Yes, you’ve read it right, I did it, I made the switch to Fujifilm. Why, you may ask yourselves. That’s a fairly good question, so I thought I’d make a “10 reasons why” to make it all clear, once and for all. Not all are good reasons to switch though, but more or less to point out why it shouldn’t stop me from switching. So let’s head right into it!
Reason 1: Video
So, reason numero uno is video. Since I do video more often these days and want to deliver my clients brilliant footage, I need to have a tool that gives me the best video possible within my budget. Sony has amazing video capabilities, but it lacks some options. The Fujifilm X-T3 has 4K @60fps 10bit internal recording for a starter. That means (kinda) slowmotion in 4K. I’m pretty sure the Sony A7Siii will get the same when it will be released, but that thing will cost you at least twice the price of an X-T3. Fujifilm also has their own Log file, called F-log, which brings you a much higher dynamic range then normal color profiles, just like the Sony system does with their S-Log. So no advantage there, but also no disadvantage.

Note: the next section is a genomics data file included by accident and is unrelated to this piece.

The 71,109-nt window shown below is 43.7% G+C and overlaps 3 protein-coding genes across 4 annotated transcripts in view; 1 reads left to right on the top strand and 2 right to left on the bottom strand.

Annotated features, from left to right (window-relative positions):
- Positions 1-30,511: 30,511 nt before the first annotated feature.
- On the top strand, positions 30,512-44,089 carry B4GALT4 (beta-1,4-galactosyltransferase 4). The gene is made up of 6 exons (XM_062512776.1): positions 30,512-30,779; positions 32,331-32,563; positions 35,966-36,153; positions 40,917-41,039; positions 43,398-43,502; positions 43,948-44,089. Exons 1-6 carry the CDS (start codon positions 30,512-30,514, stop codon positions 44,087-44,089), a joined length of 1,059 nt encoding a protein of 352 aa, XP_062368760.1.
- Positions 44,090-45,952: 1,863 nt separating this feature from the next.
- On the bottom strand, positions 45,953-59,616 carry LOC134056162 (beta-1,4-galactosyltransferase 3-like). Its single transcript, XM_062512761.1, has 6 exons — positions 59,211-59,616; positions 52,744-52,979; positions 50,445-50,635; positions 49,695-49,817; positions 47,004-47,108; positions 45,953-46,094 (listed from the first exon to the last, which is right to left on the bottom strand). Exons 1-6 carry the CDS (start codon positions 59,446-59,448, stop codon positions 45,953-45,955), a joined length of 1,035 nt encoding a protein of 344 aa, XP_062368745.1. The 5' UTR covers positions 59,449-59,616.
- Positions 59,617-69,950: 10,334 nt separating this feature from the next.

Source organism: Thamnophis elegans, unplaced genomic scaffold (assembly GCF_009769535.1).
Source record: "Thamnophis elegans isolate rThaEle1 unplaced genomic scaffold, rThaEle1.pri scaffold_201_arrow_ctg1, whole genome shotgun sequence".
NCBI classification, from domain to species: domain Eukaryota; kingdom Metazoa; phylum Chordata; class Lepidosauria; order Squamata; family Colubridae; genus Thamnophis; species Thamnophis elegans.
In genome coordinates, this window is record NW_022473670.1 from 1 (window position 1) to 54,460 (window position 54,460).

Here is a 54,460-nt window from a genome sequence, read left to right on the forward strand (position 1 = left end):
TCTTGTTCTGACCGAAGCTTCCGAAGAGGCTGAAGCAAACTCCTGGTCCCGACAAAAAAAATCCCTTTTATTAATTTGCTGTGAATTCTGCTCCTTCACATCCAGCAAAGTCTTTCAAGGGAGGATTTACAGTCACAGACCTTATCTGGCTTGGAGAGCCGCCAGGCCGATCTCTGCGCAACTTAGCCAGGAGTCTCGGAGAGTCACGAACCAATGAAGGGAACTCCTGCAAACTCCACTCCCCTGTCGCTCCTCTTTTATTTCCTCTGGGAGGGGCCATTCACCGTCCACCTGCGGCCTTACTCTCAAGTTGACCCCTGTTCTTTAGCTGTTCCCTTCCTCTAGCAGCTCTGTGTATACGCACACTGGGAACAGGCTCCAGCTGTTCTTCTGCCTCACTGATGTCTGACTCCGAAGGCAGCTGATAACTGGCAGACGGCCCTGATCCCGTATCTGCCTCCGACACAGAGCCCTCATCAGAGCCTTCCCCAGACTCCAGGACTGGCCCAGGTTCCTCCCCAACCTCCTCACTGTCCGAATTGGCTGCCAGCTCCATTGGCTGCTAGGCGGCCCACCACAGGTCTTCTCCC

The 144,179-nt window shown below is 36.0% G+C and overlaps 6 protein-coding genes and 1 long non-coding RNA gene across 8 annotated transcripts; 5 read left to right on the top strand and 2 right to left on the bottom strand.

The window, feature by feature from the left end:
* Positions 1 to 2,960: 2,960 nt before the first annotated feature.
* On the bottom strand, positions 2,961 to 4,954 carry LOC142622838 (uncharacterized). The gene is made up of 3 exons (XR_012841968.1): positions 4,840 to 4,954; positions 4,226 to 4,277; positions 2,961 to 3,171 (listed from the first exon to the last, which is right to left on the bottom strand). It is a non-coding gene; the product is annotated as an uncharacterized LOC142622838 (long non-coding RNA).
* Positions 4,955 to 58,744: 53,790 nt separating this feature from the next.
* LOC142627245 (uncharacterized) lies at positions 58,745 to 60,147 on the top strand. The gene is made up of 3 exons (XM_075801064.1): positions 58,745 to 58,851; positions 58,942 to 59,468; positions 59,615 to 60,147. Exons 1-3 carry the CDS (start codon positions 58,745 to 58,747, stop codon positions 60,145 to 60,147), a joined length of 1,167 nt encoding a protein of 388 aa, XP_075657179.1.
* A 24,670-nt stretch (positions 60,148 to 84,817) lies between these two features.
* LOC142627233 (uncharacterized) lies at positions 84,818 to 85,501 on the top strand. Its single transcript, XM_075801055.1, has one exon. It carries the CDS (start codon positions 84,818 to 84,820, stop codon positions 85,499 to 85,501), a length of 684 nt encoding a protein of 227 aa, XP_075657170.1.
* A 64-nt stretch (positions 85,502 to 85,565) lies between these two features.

Reason 2: Color science
Reason two is a bit of a personal taste thingy, but to me very important. That is, color science. The Sony colors always felt a little off to me, with their vibrance green tones in nature shots, magenta like skintones etc. I really had to work those files to get good footage out of it. Offcourse I made some presets to make life easier but the files always had a digital feel to it. Fujifilm on the other hand, are known for their brilliant color science. I always thought it was a bit of a myth, told by Fuji fanboys. But when I actually saw the files, I saw a huge difference in colors. I liked them a lot, and where I always need to edit the RAWs of the Sony files to get great images, I felt that the Jpegs from Fuji were usable straight out of the box. Now I know what you’re thinking, no professional ever, should use the SOOC Jpegs, and I think you’re right for professional work. But for all other shot’s, you may use Jpeg’s as much as you like. And, it’s not only in photography offcourse, you get much better colors from the Fuji in video, then from the Sony. And we all know that if you can’t shoot RAW video, then you’re kind of stuck with the colors you shot the video in.
Reason 3: Performance & features